Types of Poetry and Terms
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Today, we're going to look at the triolet (TREE-o-LAY), which has 13th century French roots linked to the rondeau or "round" poem. A triolet (/ˈtraɪ.əlᵻt/ or US /ˌtriː.əˈleɪ/) is a stanza poem of eight lines. Its rhyme scheme is ABaAabAB and often all lines are in iambic tetrameter: the first, fourth and seventh lines are identical, as are the second and final lines, thereby making the initial and final couplets identical as well.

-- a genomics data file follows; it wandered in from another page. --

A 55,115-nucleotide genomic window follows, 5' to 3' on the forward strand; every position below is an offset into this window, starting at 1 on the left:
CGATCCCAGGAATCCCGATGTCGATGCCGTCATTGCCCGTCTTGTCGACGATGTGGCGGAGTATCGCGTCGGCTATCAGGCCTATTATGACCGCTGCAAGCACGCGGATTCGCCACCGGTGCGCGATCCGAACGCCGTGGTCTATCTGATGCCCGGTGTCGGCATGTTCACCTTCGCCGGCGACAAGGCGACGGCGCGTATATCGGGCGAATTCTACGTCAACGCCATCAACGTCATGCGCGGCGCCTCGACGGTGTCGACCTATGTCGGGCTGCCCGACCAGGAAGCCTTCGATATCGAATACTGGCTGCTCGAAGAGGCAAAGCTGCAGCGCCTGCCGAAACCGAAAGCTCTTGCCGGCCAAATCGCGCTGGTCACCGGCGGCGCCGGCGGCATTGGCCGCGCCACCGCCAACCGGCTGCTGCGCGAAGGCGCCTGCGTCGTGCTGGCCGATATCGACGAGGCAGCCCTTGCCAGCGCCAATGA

Review Me Twice: Meter in Poetry. English poems are divided into feet, which are groups of stressed and unstressed syllables. The types of feet are defined by the number and order of stressed and unstressed syllables. (In the chart, U means an unstressed syllable and S means a stressed syllable.) Once you figure out what kind of feet you're using, you count how many are in each line to figure out the type of meter. So when people talk about iambic pentameter, what do they mean? That each line of the poem contains five sets of one unstressed syllable followed by one stressed syllable (five iambs, or iambic feet, per line). So if you have a poem with four sets of one unstressed syllable followed by one stressed syllable followed by another unstressed syllable, what do you have? Amphibrachic tetrameter, of course! This sort of thing is only important if you're writing the types of poems that require certain meters (like a villanelle or a sonnet), or if you're aiming to write in a consistent meter.